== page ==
Do Fish Hibernate?
Fish are ectothermic poikilothermic vertebrates, which is a fancy way of saying they are cold blooded organisms. They rely on their surrounding environment to help regulate their internal temperatures. If your pond water cools down, your fish will too!
What is Torpor?
During substantial temperature shifts, like the winter season, fish enter a low-energy state that reduces their food requirements. This state is commonly referred to as “hibernation,” however; fish don’t technically hibernate. They actually enter a state known as torpor. This looks similar to hibernation, but is a lighter, more temporary state that typically lasts anywhere from a few hours to a couple of weeks. Torpor allows fish to “sleep” for longer periods of time followed by a brief period of food foraging. During torpor, heart rate will slow down, oxygen consumption will decrease, and brain activity will be reduced.
This phenomenon explains why you don’t need to feed your fish as much during the winter. As their body temperatures cool down, their metabolisms begin to slow as well. This is because less energy is required for fish to maintain the same cold temperature as the surrounding water. Additionally, during torpor, hormones are released that suppress appetite. For most fish during winter, simply grazing on plants or algae in the pond is sufficient.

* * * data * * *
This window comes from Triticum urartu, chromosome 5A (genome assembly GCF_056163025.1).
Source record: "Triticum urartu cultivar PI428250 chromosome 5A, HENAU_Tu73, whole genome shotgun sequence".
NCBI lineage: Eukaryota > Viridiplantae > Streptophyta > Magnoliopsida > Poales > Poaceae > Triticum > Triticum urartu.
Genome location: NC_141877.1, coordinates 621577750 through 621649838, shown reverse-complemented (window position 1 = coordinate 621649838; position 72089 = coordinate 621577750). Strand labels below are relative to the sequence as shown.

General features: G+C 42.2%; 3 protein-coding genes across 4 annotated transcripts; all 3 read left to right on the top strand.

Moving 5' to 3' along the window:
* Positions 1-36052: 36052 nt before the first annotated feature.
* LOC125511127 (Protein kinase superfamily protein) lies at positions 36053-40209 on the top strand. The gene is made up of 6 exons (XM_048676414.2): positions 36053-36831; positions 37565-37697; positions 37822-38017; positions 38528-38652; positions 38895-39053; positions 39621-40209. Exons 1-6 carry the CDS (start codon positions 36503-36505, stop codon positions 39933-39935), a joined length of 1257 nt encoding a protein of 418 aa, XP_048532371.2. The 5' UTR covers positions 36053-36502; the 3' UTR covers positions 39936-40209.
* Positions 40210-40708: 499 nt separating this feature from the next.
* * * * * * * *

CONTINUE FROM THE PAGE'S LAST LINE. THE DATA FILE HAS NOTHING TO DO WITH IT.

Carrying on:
Coming Out of Torpor
Pond fish will naturally come out of torpor once temperatures warm back up. This will likely be during springtime, however; there have been instances of fish coming out of torpor during mild weather periods in the winter months. Fish will fall in and out of torpor as temperatures fluctuate.
Once temperatures begin to exceed 50ºF regularly, your fish should naturally regain normal activity levels, feeding patterns, and alertness. It is important that you do not attempt to “wake up” the fish yourself. This could cause shock, injury, or the usage of precious energy reserves that are still needed for the fish to naturally revive itself in time.
As fish exit torpor, their appetites will slowly return as their metabolism speeds back up. A good sign that your fish have fully come out of torpor is if they are swimming around your pond, likely in search of food to satisfy their newly returned hunger.
Pond fish do not hibernate. Instead, they repeatedly enter a state known as torpor which allows them to conserve their energy during the coldest periods of winter. Torpor is a state which fish naturally regulate on their own in response to their surrounding water temperatures. Never try to “wake” a fish out of torpor, especially during the height of winter. As long as you allow your fish to self-regulate on their own accord, they’ll wake in the spring excited to resume their normal activities in your water landscape.